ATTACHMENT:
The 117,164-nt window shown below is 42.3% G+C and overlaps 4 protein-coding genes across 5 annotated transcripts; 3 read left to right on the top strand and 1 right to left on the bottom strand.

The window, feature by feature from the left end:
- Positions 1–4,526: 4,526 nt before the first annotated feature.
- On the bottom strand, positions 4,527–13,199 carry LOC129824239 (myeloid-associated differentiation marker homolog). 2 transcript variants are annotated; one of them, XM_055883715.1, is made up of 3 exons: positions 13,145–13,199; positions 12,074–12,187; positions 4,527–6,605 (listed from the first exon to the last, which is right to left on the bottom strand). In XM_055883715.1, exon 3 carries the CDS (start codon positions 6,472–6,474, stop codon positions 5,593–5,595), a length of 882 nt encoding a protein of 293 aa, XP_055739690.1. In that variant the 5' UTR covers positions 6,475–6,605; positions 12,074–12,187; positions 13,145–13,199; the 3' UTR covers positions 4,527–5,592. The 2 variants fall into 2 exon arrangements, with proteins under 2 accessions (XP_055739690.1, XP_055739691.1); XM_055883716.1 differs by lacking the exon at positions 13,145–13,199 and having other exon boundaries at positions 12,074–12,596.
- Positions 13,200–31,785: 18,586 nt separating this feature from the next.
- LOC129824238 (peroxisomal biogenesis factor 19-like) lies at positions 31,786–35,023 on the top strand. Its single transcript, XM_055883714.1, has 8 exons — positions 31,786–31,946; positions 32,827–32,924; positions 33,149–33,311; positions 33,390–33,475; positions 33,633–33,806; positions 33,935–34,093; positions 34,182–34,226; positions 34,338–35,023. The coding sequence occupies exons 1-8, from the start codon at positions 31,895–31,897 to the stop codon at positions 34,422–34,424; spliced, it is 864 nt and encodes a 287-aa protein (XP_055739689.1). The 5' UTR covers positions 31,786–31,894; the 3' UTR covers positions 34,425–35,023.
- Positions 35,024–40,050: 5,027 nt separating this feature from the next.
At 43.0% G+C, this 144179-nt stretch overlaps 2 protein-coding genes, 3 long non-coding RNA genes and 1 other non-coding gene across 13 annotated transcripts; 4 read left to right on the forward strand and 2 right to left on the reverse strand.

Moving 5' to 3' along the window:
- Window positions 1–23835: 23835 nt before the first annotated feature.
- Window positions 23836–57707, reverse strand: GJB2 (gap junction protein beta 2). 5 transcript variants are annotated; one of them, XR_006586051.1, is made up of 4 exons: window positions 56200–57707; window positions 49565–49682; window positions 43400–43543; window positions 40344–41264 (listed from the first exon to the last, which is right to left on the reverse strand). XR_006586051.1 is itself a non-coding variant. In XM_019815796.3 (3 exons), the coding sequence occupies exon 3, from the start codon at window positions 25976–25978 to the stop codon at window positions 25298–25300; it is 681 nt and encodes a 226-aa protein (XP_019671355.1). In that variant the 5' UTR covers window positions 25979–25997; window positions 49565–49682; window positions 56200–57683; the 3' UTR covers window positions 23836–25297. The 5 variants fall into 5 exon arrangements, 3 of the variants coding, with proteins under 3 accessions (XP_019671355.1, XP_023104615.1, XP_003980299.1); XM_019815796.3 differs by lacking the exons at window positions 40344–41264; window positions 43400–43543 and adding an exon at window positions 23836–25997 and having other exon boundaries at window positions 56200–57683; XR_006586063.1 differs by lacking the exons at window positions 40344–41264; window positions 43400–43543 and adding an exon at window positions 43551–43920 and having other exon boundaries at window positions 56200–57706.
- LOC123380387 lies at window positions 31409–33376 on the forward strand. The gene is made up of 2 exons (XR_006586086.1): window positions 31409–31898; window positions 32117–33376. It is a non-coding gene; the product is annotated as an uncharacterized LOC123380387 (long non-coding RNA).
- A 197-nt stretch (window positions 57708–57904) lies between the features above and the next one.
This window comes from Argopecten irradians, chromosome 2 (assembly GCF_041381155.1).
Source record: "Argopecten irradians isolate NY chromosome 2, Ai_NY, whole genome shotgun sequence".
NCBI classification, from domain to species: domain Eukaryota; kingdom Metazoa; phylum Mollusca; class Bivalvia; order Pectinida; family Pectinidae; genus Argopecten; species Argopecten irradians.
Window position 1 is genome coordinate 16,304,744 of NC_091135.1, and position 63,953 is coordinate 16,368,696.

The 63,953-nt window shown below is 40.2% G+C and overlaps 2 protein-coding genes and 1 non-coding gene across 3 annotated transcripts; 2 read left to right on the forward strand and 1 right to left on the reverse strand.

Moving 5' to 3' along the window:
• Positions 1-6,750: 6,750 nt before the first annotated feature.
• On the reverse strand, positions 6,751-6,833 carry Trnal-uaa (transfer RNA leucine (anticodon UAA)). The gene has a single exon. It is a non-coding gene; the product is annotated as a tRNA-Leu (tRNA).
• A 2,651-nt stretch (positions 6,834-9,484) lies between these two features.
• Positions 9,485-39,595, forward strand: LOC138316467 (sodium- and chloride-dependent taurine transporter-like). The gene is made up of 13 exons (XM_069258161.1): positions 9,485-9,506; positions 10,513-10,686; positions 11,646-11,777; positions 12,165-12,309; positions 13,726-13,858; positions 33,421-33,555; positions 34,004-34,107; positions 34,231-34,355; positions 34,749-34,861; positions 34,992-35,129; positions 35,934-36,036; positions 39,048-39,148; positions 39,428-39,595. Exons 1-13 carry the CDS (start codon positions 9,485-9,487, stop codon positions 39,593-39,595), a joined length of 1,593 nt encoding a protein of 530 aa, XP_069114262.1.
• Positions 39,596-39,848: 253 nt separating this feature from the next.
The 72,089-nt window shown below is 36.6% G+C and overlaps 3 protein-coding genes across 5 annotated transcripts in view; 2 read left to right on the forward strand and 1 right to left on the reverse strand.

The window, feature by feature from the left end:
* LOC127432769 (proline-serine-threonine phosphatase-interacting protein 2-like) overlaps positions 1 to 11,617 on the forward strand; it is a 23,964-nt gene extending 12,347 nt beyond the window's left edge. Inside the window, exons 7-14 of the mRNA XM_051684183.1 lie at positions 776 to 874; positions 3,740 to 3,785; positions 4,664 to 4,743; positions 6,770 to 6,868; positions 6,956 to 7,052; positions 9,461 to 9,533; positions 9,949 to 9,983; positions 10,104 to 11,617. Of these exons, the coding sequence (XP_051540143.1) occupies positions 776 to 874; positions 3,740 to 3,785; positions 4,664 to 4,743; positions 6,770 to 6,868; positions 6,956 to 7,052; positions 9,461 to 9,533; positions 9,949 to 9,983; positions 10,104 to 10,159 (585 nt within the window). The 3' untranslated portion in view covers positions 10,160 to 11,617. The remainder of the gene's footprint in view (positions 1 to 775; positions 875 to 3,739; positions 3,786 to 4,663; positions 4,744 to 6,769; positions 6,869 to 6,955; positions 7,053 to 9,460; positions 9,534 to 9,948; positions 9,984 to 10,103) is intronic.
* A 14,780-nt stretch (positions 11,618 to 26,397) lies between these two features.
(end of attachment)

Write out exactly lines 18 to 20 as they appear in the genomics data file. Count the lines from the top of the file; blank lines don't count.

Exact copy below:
The 63,953-nt window shown below is 40.2% G+C and overlaps 2 protein-coding genes and 1 non-coding gene across 3 annotated transcripts; 2 read left to right on the forward strand and 1 right to left on the reverse strand.

Moving 5' to 3' along the window:
• Positions 1-6,750: 6,750 nt before the first annotated feature.